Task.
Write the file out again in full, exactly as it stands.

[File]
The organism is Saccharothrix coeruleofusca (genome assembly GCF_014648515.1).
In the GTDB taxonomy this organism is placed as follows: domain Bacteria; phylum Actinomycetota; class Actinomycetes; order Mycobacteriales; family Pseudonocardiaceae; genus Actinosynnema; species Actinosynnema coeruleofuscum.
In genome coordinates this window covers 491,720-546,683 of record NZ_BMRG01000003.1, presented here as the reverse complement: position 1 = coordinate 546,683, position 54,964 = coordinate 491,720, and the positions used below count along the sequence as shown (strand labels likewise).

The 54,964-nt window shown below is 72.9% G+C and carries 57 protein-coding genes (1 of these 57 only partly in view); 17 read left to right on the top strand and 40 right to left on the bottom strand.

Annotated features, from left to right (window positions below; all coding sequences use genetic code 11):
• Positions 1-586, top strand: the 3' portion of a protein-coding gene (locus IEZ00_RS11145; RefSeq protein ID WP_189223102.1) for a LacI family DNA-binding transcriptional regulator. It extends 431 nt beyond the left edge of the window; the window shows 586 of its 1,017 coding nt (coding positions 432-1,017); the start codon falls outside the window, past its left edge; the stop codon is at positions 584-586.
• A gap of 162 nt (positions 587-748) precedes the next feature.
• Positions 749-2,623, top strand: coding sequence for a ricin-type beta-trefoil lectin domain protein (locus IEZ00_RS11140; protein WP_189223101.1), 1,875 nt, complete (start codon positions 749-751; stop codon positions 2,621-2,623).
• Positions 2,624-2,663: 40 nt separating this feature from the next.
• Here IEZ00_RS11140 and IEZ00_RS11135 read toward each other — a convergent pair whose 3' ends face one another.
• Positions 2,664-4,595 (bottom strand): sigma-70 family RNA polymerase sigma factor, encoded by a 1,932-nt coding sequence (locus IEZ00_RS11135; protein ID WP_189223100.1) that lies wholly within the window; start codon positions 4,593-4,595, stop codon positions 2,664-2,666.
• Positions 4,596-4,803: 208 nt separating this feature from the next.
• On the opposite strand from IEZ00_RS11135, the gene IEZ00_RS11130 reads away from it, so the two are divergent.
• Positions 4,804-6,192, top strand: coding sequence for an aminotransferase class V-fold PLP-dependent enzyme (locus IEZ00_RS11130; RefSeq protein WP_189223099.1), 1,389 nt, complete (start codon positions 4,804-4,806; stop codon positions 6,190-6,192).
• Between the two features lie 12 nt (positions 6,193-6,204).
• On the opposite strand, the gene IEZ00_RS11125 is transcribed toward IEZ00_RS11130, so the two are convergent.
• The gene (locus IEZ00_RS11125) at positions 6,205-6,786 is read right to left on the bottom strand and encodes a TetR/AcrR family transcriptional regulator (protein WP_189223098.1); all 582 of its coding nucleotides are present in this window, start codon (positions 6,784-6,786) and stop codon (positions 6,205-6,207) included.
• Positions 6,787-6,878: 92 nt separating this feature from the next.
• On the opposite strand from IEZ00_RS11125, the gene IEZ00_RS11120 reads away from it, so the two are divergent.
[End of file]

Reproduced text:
The organism is Saccharothrix coeruleofusca (genome assembly GCF_014648515.1).
In the GTDB taxonomy this organism is placed as follows: domain Bacteria; phylum Actinomycetota; class Actinomycetes; order Mycobacteriales; family Pseudonocardiaceae; genus Actinosynnema; species Actinosynnema coeruleofuscum.
In genome coordinates this window covers 491,720-546,683 of record NZ_BMRG01000003.1, presented here as the reverse complement: position 1 = coordinate 546,683, position 54,964 = coordinate 491,720, and the positions used below count along the sequence as shown (strand labels likewise).

The 54,964-nt window shown below is 72.9% G+C and carries 57 protein-coding genes (1 of these 57 only partly in view); 17 read left to right on the top strand and 40 right to left on the bottom strand.

Annotated features, from left to right (window positions below; all coding sequences use genetic code 11):
• Positions 1-586, top strand: the 3' portion of a protein-coding gene (locus IEZ00_RS11145; RefSeq protein ID WP_189223102.1) for a LacI family DNA-binding transcriptional regulator. It extends 431 nt beyond the left edge of the window; the window shows 586 of its 1,017 coding nt (coding positions 432-1,017); the start codon falls outside the window, past its left edge; the stop codon is at positions 584-586.
• A gap of 162 nt (positions 587-748) precedes the next feature.
• Positions 749-2,623, top strand: coding sequence for a ricin-type beta-trefoil lectin domain protein (locus IEZ00_RS11140; protein WP_189223101.1), 1,875 nt, complete (start codon positions 749-751; stop codon positions 2,621-2,623).
• Positions 2,624-2,663: 40 nt separating this feature from the next.
• Here IEZ00_RS11140 and IEZ00_RS11135 read toward each other — a convergent pair whose 3' ends face one another.
• Positions 2,664-4,595 (bottom strand): sigma-70 family RNA polymerase sigma factor, encoded by a 1,932-nt coding sequence (locus IEZ00_RS11135; protein ID WP_189223100.1) that lies wholly within the window; start codon positions 4,593-4,595, stop codon positions 2,664-2,666.
• Positions 4,596-4,803: 208 nt separating this feature from the next.
• On the opposite strand from IEZ00_RS11135, the gene IEZ00_RS11130 reads away from it, so the two are divergent.
• Positions 4,804-6,192, top strand: coding sequence for an aminotransferase class V-fold PLP-dependent enzyme (locus IEZ00_RS11130; RefSeq protein WP_189223099.1), 1,389 nt, complete (start codon positions 4,804-4,806; stop codon positions 6,190-6,192).
• Between the two features lie 12 nt (positions 6,193-6,204).
• On the opposite strand, the gene IEZ00_RS11125 is transcribed toward IEZ00_RS11130, so the two are convergent.
• The gene (locus IEZ00_RS11125) at positions 6,205-6,786 is read right to left on the bottom strand and encodes a TetR/AcrR family transcriptional regulator (protein WP_189223098.1); all 582 of its coding nucleotides are present in this window, start codon (positions 6,784-6,786) and stop codon (positions 6,205-6,207) included.
• Positions 6,787-6,878: 92 nt separating this feature from the next.
• On the opposite strand from IEZ00_RS11125, the gene IEZ00_RS11120 reads away from it, so the two are divergent.